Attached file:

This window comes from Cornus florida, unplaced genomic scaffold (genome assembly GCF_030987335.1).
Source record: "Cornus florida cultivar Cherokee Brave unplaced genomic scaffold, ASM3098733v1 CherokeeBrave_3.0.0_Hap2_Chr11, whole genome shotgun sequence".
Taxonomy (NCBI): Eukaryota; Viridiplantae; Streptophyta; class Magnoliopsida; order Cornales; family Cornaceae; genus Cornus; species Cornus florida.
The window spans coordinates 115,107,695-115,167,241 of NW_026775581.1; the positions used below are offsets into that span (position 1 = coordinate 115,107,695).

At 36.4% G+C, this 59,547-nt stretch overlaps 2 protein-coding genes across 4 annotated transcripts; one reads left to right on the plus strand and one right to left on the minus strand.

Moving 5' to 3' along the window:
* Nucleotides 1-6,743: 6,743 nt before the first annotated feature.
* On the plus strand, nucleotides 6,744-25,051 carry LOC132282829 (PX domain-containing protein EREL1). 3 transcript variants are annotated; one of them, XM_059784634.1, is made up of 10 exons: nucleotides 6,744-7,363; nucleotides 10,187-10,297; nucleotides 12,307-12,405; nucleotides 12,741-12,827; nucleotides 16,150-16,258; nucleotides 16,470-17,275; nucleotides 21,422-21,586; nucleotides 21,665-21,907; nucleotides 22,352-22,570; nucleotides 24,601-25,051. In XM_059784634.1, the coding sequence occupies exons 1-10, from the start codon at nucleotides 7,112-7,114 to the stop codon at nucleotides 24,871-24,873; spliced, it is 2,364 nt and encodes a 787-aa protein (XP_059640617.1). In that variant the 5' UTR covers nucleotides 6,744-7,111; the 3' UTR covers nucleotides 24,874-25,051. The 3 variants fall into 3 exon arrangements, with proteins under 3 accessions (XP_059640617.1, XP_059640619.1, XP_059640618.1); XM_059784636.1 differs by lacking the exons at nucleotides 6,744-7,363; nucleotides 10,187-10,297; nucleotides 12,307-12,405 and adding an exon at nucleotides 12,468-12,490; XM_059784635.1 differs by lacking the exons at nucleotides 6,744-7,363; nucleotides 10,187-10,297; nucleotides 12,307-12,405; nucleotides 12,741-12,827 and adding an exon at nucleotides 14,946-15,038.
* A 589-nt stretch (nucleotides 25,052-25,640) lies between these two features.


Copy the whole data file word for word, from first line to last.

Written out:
This window comes from Cornus florida, unplaced genomic scaffold (genome assembly GCF_030987335.1).
Source record: "Cornus florida cultivar Cherokee Brave unplaced genomic scaffold, ASM3098733v1 CherokeeBrave_3.0.0_Hap2_Chr11, whole genome shotgun sequence".
Taxonomy (NCBI): Eukaryota; Viridiplantae; Streptophyta; class Magnoliopsida; order Cornales; family Cornaceae; genus Cornus; species Cornus florida.
The window spans coordinates 115,107,695-115,167,241 of NW_026775581.1; the positions used below are offsets into that span (position 1 = coordinate 115,107,695).

At 36.4% G+C, this 59,547-nt stretch overlaps 2 protein-coding genes across 4 annotated transcripts; one reads left to right on the plus strand and one right to left on the minus strand.

Moving 5' to 3' along the window:
* Nucleotides 1-6,743: 6,743 nt before the first annotated feature.
* On the plus strand, nucleotides 6,744-25,051 carry LOC132282829 (PX domain-containing protein EREL1). 3 transcript variants are annotated; one of them, XM_059784634.1, is made up of 10 exons: nucleotides 6,744-7,363; nucleotides 10,187-10,297; nucleotides 12,307-12,405; nucleotides 12,741-12,827; nucleotides 16,150-16,258; nucleotides 16,470-17,275; nucleotides 21,422-21,586; nucleotides 21,665-21,907; nucleotides 22,352-22,570; nucleotides 24,601-25,051. In XM_059784634.1, the coding sequence occupies exons 1-10, from the start codon at nucleotides 7,112-7,114 to the stop codon at nucleotides 24,871-24,873; spliced, it is 2,364 nt and encodes a 787-aa protein (XP_059640617.1). In that variant the 5' UTR covers nucleotides 6,744-7,111; the 3' UTR covers nucleotides 24,874-25,051. The 3 variants fall into 3 exon arrangements, with proteins under 3 accessions (XP_059640617.1, XP_059640619.1, XP_059640618.1); XM_059784636.1 differs by lacking the exons at nucleotides 6,744-7,363; nucleotides 10,187-10,297; nucleotides 12,307-12,405 and adding an exon at nucleotides 12,468-12,490; XM_059784635.1 differs by lacking the exons at nucleotides 6,744-7,363; nucleotides 10,187-10,297; nucleotides 12,307-12,405; nucleotides 12,741-12,827 and adding an exon at nucleotides 14,946-15,038.
* A 589-nt stretch (nucleotides 25,052-25,640) lies between these two features.